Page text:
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151

Do not do this. At best, you will appear merely stingy; at worst, perhaps financially abusive. (I also suspect your university would not even allow it, but I think that's not as important because it should not be done anyways) I strongly, strongly advise you to reconsider how you think about students. It seems you are thinking about them like employees you ...


49

I'm not going to answer your career questions, but just the title whether universities are run like businesses: Over the past 20 years (with longer roots), universities have largely been stripped of the substantial state contributions that have financed operations before then. It used to be the fact that states funded the majority of university expenditures ...


23

In Sweden, non-government funding of universities is minor — whereas there is pressure to get external research grants, and some tuition fees (but only for students from non-EU countries), these factors haven't had much effect on what sort of courses are offered or what academic criteria are set. There is an ongoing discussion about worry that the general ...


20

You should ask your advisor. They will be able to tell you if your funding comes from a grant, and if so, they can give you the details you need to report (e.g. oftentimes a grant ID number is required). If indeed your funding is coming from a research grant, then it may very well be important to disclose this. Not only for the journal, but it may also be ...


17

I have to guess on this one, but can imagine that they haven't mentioned it because they haven't thought of it. I also imagine that they would be somewhat upset to learn of it unless you make provision for it in the grant application. The reason for my speculation is that few grantors are so rich that they don't much care how their, perhaps, limited funds ...


14

Not a good idea, and here's a take from a behavioral point of view, taken from this article In Haifa, Israel, there were a bunch of day care centers, about a dozen of them, and the kids came in the morning and the parents picked them up in the evening. And as is the case, some parents came late. And they decided that they were going to impose a fine on the ...


13

While it might sometimes be possible to convert the funding from a PhD to a postdoc position, in general I don't think it's a good idea to apply as a postdoc for a PhD position. That being said, you can always contact the PI and ask whether they would have another position for a postdoc. Often, there are many more projects advertised for prospective PhD ...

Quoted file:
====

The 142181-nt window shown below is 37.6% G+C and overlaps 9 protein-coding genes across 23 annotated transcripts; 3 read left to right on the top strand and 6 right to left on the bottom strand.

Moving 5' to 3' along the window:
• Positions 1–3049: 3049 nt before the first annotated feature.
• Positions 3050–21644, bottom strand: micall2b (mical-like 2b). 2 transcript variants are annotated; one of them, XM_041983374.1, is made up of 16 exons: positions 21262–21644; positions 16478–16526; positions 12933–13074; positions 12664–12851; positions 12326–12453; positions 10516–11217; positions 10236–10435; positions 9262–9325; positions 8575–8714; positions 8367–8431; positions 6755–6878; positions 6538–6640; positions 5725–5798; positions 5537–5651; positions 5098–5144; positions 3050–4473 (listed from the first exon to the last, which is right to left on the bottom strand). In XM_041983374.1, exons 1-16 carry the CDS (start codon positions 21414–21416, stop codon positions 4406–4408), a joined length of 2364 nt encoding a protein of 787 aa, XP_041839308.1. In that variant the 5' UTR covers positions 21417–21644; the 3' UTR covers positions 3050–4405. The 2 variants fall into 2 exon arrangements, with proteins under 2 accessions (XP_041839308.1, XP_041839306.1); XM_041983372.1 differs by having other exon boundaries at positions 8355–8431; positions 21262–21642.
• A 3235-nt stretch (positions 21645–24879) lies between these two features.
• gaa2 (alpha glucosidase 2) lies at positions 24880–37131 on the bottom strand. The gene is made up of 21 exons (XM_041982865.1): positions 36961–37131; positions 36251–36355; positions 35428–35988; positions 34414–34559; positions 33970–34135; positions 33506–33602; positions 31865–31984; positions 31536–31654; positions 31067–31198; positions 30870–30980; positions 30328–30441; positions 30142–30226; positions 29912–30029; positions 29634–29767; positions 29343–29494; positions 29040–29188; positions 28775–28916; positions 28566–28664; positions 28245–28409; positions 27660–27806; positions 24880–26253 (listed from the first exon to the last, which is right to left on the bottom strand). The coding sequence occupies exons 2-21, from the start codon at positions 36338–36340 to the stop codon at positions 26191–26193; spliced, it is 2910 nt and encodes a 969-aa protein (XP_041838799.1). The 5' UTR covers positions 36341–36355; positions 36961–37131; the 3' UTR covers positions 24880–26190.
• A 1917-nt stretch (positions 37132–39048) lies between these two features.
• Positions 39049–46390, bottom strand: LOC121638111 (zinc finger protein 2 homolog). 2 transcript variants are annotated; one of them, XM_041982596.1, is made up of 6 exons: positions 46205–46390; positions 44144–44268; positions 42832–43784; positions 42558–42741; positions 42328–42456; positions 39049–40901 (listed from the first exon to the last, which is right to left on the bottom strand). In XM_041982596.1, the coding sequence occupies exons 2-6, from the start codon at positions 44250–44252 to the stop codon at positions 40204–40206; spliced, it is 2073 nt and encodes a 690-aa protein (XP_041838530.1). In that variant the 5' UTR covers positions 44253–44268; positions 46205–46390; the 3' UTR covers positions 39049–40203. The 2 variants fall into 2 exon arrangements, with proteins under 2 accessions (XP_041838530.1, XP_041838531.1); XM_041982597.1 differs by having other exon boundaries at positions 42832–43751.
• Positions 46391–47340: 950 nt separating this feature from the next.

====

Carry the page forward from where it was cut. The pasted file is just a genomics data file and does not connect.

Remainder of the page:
11

No, this is not a concern. Typically individuals who receive endowed professorships already have a long record of applying for grants. You could, as the donor, attempt to negotiate some other situation if you wished. Typically endowed professors only leave their job due to retirement or death. If you have really endowed the professorship with enough money,...


11

In the US, the job market is so terrible right now that it most likely will not be your choice. I would not be surprised if the number of tenure-track hires in pure mathematics in research universities in the US over the next year can be counted on my fingers. While the current situation is due to COVID-19, there is not much or a reason to expect the ...


9

As with many parts of becomes a group leader and teacher, this is just something you are expected to be able to do. I was never given any training, it was just expected that I was clever enough to work it out! "allocation rules, accounting rules, and can be audited to insure compliance too" is usually handled by central admin who are professional ...


9

Beware of setting targets. If you set a target, and an incentive for reaching it, then meeting that target becomes the most important thing. Graduate students should be doing research, writing papers and writing their thesis, in addition to the background reading. But if you pay them to read papers and write summaries, then that becomes the most important ...


8

The answer to this question will vary significantly based on the laws of your country, policies of your institution, and your contract with the grant funder. Although your profile specifies that you are not in the United States, some readers may find value in an answer specific to U.S. law and practice. I recognize this won't directly apply to you. Mea culpa ...


8

In theory it sounds fine, but I think you will encounter a number of practical problems. By paying for summaries you are incentivizing students to skim the paper and whip up a summary with minimal effort. I'll go ahead and assume your students are not so unethical as to hand you fake summaries, but I think it's evident that you will need to define quality ...


8

Let me focus on the headline question: Is a professor who's never had to write a grant application disadvantaged in the job market?. I'll leave aside your admirable intention to provide funding. To do their job, a professor needs many skills, but acquiring them takes time and effort. Not all of us are (in my case, were) excellent teachers or even researchers ...


6

You are massively mistaken in your assumptions. Generally, the experts know the rough reputation and standards of the publication venues in their area. If they are not familiar with a specific one, then looking at the recent papers and the editorial board, or asking colleagues will typically be preferred to a binary check of whether or not that venue is ...